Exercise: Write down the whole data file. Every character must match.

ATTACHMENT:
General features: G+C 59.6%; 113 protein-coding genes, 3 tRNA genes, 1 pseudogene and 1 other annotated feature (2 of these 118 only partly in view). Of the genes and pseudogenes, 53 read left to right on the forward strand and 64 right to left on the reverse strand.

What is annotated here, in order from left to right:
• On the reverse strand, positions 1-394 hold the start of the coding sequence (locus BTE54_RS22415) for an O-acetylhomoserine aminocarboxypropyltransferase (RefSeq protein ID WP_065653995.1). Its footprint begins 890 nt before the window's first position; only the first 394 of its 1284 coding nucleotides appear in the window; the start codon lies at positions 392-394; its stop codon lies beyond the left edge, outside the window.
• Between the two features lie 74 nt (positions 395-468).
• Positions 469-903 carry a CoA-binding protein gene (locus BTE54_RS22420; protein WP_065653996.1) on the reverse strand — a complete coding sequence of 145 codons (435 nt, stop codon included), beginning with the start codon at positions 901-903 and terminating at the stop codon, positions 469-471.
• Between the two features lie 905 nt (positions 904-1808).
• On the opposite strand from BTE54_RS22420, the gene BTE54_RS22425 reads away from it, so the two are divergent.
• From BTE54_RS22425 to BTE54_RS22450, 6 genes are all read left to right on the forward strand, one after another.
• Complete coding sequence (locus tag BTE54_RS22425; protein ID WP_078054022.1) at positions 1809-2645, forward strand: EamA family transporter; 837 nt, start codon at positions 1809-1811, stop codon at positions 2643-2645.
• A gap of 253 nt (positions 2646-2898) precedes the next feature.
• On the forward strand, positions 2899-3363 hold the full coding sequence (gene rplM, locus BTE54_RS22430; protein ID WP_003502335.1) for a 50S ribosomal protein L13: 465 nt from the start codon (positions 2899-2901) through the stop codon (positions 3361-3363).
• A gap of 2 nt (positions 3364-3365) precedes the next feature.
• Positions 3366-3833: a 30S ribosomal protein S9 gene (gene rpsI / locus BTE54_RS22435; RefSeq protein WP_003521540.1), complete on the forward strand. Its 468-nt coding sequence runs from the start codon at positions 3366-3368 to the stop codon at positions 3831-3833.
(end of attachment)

General features: G+C 59.6%; 113 protein-coding genes, 3 tRNA genes, 1 pseudogene and 1 other annotated feature (2 of these 118 only partly in view). Of the genes and pseudogenes, 53 read left to right on the forward strand and 64 right to left on the reverse strand.

What is annotated here, in order from left to right:
• On the reverse strand, positions 1-394 hold the start of the coding sequence (locus BTE54_RS22415) for an O-acetylhomoserine aminocarboxypropyltransferase (RefSeq protein ID WP_065653995.1). Its footprint begins 890 nt before the window's first position; only the first 394 of its 1284 coding nucleotides appear in the window; the start codon lies at positions 392-394; its stop codon lies beyond the left edge, outside the window.
• Between the two features lie 74 nt (positions 395-468).
• Positions 469-903 carry a CoA-binding protein gene (locus BTE54_RS22420; protein WP_065653996.1) on the reverse strand — a complete coding sequence of 145 codons (435 nt, stop codon included), beginning with the start codon at positions 901-903 and terminating at the stop codon, positions 469-471.
• Between the two features lie 905 nt (positions 904-1808).
• On the opposite strand from BTE54_RS22420, the gene BTE54_RS22425 reads away from it, so the two are divergent.
• From BTE54_RS22425 to BTE54_RS22450, 6 genes are all read left to right on the forward strand, one after another.
• Complete coding sequence (locus tag BTE54_RS22425; protein ID WP_078054022.1) at positions 1809-2645, forward strand: EamA family transporter; 837 nt, start codon at positions 1809-1811, stop codon at positions 2643-2645.
• A gap of 253 nt (positions 2646-2898) precedes the next feature.
• On the forward strand, positions 2899-3363 hold the full coding sequence (gene rplM, locus BTE54_RS22430; protein ID WP_003502335.1) for a 50S ribosomal protein L13: 465 nt from the start codon (positions 2899-2901) through the stop codon (positions 3361-3363).
• A gap of 2 nt (positions 3364-3365) precedes the next feature.
• Positions 3366-3833: a 30S ribosomal protein S9 gene (gene rpsI / locus BTE54_RS22435; RefSeq protein WP_003521540.1), complete on the forward strand. Its 468-nt coding sequence runs from the start codon at positions 3366-3368 to the stop codon at positions 3831-3833.